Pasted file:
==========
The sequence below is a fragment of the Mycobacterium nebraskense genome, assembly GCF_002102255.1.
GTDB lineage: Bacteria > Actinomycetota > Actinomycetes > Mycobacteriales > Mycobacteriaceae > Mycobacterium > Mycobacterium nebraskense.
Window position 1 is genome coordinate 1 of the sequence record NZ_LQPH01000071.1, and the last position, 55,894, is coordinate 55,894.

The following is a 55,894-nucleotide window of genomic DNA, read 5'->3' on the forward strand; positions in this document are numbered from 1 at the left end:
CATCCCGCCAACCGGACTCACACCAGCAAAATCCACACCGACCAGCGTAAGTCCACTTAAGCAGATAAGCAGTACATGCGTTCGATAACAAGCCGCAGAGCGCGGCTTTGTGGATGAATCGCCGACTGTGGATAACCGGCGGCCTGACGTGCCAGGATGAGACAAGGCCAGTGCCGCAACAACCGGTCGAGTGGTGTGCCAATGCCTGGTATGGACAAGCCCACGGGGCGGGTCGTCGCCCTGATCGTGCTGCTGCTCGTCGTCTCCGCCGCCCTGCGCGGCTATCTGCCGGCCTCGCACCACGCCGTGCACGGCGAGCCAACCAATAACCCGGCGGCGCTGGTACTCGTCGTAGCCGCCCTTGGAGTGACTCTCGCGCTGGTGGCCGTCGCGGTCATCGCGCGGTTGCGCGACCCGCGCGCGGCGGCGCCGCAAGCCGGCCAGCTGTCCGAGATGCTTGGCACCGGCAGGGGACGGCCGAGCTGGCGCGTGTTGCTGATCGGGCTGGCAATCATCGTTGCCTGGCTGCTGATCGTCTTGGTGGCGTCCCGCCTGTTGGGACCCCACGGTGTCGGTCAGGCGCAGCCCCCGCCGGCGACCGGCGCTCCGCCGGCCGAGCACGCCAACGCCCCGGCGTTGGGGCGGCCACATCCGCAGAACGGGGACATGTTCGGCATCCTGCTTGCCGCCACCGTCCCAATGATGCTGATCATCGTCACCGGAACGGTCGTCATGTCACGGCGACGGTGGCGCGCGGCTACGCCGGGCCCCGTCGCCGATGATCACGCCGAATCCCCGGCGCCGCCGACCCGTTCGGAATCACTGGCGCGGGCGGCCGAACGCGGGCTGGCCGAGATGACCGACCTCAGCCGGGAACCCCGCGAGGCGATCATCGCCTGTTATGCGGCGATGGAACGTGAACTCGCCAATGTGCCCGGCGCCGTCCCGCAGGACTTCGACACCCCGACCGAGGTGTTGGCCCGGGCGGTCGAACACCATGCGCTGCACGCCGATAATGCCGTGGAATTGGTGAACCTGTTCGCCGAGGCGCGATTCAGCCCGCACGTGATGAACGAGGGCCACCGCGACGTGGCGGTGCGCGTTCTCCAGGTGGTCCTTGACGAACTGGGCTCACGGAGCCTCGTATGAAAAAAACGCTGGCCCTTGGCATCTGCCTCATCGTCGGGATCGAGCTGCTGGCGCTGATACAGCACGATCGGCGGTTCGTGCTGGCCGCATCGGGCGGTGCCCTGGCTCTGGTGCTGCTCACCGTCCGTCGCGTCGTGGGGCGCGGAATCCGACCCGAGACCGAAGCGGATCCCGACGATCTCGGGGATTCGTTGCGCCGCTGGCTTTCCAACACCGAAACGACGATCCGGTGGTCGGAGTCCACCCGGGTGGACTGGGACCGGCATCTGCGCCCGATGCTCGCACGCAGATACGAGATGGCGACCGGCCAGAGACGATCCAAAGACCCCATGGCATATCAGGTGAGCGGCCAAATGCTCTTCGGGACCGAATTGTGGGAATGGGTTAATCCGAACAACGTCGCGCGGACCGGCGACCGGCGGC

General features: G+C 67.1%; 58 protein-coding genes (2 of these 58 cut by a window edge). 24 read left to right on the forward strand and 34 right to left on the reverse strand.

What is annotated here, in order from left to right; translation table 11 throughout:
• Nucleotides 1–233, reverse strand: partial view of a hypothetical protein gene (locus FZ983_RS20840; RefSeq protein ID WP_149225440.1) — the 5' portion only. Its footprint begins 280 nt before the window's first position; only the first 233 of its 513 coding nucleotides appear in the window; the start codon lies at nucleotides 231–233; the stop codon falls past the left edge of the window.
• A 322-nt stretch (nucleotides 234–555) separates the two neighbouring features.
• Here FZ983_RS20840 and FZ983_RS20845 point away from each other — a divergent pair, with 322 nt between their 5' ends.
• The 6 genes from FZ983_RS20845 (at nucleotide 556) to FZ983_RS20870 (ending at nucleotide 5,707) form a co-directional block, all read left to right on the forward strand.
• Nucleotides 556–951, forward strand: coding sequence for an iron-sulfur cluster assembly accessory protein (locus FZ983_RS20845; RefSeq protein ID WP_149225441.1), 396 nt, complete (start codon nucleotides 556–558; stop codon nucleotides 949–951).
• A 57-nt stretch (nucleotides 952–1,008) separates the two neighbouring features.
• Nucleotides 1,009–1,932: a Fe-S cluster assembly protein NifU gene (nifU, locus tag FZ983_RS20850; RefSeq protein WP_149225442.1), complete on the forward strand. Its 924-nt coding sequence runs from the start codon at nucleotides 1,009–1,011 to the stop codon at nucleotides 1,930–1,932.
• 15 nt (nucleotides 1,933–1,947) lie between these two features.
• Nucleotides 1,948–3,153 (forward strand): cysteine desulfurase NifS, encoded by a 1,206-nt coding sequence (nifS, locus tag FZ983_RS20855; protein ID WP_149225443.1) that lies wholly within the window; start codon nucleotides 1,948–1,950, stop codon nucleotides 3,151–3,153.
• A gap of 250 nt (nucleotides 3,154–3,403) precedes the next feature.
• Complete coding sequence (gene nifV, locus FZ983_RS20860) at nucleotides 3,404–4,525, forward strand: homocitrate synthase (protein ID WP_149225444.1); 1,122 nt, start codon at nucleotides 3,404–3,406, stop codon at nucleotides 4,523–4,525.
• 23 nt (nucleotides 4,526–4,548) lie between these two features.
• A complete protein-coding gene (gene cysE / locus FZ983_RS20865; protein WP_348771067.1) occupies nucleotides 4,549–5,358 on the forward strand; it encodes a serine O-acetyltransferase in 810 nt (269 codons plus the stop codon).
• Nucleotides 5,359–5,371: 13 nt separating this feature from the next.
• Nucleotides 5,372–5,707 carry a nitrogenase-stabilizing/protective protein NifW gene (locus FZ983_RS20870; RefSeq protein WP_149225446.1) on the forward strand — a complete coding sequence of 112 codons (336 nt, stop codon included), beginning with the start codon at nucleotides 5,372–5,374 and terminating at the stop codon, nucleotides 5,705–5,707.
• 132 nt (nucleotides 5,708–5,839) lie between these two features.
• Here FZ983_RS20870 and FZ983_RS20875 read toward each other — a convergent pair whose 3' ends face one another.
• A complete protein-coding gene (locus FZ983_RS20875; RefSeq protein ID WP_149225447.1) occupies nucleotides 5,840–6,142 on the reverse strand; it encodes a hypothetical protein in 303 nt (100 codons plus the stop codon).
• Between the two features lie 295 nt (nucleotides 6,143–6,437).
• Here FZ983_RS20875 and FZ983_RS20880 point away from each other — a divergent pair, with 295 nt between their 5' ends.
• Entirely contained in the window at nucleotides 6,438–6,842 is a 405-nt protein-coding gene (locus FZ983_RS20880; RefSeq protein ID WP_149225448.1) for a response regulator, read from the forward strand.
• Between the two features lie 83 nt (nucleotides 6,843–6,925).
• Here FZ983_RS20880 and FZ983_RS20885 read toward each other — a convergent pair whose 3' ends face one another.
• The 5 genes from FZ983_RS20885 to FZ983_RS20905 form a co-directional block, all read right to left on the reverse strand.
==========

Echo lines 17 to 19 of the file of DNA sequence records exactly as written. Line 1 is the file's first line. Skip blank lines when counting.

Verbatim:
• A gap of 250 nt (nucleotides 3,154–3,403) precedes the next feature.
• Complete coding sequence (gene nifV, locus FZ983_RS20860) at nucleotides 3,404–4,525, forward strand: homocitrate synthase (protein ID WP_149225444.1); 1,122 nt, start codon at nucleotides 3,404–3,406, stop codon at nucleotides 4,523–4,525.
• 23 nt (nucleotides 4,526–4,548) lie between these two features.